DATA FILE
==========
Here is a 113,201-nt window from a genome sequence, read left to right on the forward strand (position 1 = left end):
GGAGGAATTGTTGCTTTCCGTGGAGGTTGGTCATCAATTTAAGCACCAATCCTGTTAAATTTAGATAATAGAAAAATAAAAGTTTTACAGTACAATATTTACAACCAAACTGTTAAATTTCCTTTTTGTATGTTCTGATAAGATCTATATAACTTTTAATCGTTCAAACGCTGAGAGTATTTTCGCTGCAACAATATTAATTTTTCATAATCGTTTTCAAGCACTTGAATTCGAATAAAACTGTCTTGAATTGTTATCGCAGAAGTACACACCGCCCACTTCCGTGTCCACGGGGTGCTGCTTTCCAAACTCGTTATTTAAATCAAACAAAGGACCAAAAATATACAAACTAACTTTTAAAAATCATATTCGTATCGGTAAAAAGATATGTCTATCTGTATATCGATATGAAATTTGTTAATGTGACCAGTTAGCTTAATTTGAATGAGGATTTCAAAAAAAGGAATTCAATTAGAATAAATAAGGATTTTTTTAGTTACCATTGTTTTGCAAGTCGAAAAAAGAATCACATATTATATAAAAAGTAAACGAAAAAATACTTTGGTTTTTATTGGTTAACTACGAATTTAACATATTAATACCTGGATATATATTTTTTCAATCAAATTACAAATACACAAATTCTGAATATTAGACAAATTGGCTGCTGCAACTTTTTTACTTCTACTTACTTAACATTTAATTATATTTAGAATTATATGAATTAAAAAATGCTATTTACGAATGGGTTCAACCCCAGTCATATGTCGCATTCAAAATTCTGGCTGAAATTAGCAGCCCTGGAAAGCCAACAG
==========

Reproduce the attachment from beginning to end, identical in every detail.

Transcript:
Here is a 113,201-nt window from a genome sequence, read left to right on the forward strand (position 1 = left end):
GGAGGAATTGTTGCTTTCCGTGGAGGTTGGTCATCAATTTAAGCACCAATCCTGTTAAATTTAGATAATAGAAAAATAAAAGTTTTACAGTACAATATTTACAACCAAACTGTTAAATTTCCTTTTTGTATGTTCTGATAAGATCTATATAACTTTTAATCGTTCAAACGCTGAGAGTATTTTCGCTGCAACAATATTAATTTTTCATAATCGTTTTCAAGCACTTGAATTCGAATAAAACTGTCTTGAATTGTTATCGCAGAAGTACACACCGCCCACTTCCGTGTCCACGGGGTGCTGCTTTCCAAACTCGTTATTTAAATCAAACAAAGGACCAAAAATATACAAACTAACTTTTAAAAATCATATTCGTATCGGTAAAAAGATATGTCTATCTGTATATCGATATGAAATTTGTTAATGTGACCAGTTAGCTTAATTTGAATGAGGATTTCAAAAAAAGGAATTCAATTAGAATAAATAAGGATTTTTTTAGTTACCATTGTTTTGCAAGTCGAAAAAAGAATCACATATTATATAAAAAGTAAACGAAAAAATACTTTGGTTTTTATTGGTTAACTACGAATTTAACATATTAATACCTGGATATATATTTTTTCAATCAAATTACAAATACACAAATTCTGAATATTAGACAAATTGGCTGCTGCAACTTTTTTACTTCTACTTACTTAACATTTAATTATATTTAGAATTATATGAATTAAAAAATGCTATTTACGAATGGGTTCAACCCCAGTCATATGTCGCATTCAAAATTCTGGCTGAAATTAGCAGCCCTGGAAAGCCAACAG